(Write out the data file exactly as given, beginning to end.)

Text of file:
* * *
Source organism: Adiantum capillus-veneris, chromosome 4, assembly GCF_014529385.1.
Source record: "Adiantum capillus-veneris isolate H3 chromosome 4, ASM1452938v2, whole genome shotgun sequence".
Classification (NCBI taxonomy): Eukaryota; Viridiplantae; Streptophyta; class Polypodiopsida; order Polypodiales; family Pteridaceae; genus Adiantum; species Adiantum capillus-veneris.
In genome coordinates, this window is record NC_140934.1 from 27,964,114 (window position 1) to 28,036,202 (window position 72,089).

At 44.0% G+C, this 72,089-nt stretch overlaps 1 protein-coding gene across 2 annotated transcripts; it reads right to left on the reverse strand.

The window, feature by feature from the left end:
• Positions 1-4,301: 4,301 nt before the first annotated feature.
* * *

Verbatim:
Source organism: Adiantum capillus-veneris, chromosome 4, assembly GCF_014529385.1.
Source record: "Adiantum capillus-veneris isolate H3 chromosome 4, ASM1452938v2, whole genome shotgun sequence".
Classification (NCBI taxonomy): Eukaryota; Viridiplantae; Streptophyta; class Polypodiopsida; order Polypodiales; family Pteridaceae; genus Adiantum; species Adiantum capillus-veneris.
In genome coordinates, this window is record NC_140934.1 from 27,964,114 (window position 1) to 28,036,202 (window position 72,089).

At 44.0% G+C, this 72,089-nt stretch overlaps 1 protein-coding gene across 2 annotated transcripts; it reads right to left on the reverse strand.

The window, feature by feature from the left end:
• Positions 1-4,301: 4,301 nt before the first annotated feature.